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Benefits of our Peppermint Mocha Body Scrub

We here at LIV firmly believe in evidence based claims. We won't make any statements about our products unless they've been scientifically proven. Thus, we've put together the peer-reviewed, scientific research investigating the main ingredients in our peppermint mocha body scrub. Some of this might get a little technical, but we believe everyone should be informed about what they're putting on their body, so we did the legwork for you.

Caffeine 

Research has shown that application of caffeine to the skin helps reduce cellulite. One study showed caffeine reduced cellulite appearance by 20%1! This effect is driven by caffeine's ability to penetrate the skin2,3 and then interact with cAMP to induce a signal cascade that ends in hydrolysis of triglycerides in adipocytes. In more simple terms, caffeine speeds up biochemical interactions to break down fatty tissue1!

More clinically, topical application of caffeine has also been shown to promote death of sunburn cells, inhibiting carcinogenesis (formation of cancer)4. Caffeine on the skin also has a sunscreen effect (slightly...don't stop using sunscreen), and can help reduce the formation of skin cancer caused by sun exposure, specifically by interacting with UVB rays to induce cell death rather than burns and cancer formation 5.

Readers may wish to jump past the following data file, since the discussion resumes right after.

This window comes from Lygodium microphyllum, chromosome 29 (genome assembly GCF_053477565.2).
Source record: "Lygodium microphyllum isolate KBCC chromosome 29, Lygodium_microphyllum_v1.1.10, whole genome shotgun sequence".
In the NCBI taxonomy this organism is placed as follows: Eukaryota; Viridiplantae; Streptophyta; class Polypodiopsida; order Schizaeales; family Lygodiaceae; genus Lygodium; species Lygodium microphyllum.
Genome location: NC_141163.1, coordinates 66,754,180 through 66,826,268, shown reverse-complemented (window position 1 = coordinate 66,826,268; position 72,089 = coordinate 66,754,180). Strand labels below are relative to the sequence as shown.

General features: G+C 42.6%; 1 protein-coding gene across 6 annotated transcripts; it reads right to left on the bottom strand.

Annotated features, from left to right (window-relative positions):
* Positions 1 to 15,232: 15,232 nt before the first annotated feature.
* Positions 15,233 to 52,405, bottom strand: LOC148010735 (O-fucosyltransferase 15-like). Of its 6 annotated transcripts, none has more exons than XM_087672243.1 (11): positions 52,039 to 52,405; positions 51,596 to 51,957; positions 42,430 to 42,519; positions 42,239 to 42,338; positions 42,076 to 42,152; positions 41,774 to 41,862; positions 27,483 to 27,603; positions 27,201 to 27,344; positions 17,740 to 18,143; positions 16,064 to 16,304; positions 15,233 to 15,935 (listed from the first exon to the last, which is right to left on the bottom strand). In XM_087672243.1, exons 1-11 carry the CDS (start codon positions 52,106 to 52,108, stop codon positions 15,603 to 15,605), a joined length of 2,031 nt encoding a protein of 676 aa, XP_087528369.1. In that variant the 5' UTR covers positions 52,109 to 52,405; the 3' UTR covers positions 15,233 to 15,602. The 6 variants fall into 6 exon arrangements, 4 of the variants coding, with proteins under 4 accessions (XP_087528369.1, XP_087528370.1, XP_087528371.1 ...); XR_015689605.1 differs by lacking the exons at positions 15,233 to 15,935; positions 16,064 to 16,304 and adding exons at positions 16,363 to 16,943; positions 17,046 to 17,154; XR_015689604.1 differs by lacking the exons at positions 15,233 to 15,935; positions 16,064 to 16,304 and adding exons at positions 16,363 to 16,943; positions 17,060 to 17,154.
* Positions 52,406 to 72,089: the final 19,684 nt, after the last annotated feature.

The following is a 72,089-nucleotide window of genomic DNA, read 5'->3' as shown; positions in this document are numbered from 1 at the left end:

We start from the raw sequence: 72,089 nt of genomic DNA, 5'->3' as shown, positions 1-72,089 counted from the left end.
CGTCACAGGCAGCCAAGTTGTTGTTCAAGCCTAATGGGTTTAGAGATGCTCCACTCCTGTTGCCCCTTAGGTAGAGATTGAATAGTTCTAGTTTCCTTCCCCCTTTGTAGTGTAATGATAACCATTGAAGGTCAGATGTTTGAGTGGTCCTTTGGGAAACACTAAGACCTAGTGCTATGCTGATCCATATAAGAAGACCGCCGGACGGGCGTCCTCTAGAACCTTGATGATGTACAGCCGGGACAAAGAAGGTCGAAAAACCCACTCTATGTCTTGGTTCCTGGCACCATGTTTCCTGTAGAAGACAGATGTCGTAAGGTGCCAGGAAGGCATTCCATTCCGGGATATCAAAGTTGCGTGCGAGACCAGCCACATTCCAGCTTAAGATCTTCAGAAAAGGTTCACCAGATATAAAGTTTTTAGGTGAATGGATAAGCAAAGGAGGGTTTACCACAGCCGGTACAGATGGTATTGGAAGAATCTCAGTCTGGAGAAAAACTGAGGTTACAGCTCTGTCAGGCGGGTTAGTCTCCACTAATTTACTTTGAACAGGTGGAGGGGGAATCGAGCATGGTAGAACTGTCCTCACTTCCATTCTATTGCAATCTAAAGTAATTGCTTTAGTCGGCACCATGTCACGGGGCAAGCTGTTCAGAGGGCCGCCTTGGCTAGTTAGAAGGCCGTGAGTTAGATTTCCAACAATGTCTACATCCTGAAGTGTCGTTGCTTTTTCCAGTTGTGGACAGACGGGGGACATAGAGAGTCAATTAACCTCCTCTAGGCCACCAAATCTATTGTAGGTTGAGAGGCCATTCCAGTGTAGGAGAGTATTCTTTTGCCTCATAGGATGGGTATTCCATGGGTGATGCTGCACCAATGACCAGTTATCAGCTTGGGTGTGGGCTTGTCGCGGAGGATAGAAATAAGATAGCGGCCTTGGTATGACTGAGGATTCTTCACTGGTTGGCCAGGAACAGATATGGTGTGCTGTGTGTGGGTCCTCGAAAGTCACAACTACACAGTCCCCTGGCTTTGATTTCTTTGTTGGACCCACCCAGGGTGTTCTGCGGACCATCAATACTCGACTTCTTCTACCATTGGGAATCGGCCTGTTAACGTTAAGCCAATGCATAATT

Coconut Oil

Less research has been done in regards to the use of coconut oil on the skin. However, it has been shown to be an incredibly effective moisturizer and an effective treatment for conditions involving very dry and rough skin6.

Clinically, coconut oil on the skin is an effective anti-bacterial agent6. Further, it has been successfully used to speed up wound healing by inducing an increase in collagen cross-linking7.

 


Himalayan sea salt

Our main use for Himalayan sea salt is as an exfoliator. The salt crystals of Himalayan sea salt are small cubes underneath the microscope. The edges of those cubes work as a great abrasive agent to scrub off dead skin cells. Sea salt also has a moisturizing property as once known as a humectant, meaning it aids in helping the skin retain its own moisture and not lose it to the environment8.

 


Peppermint Oil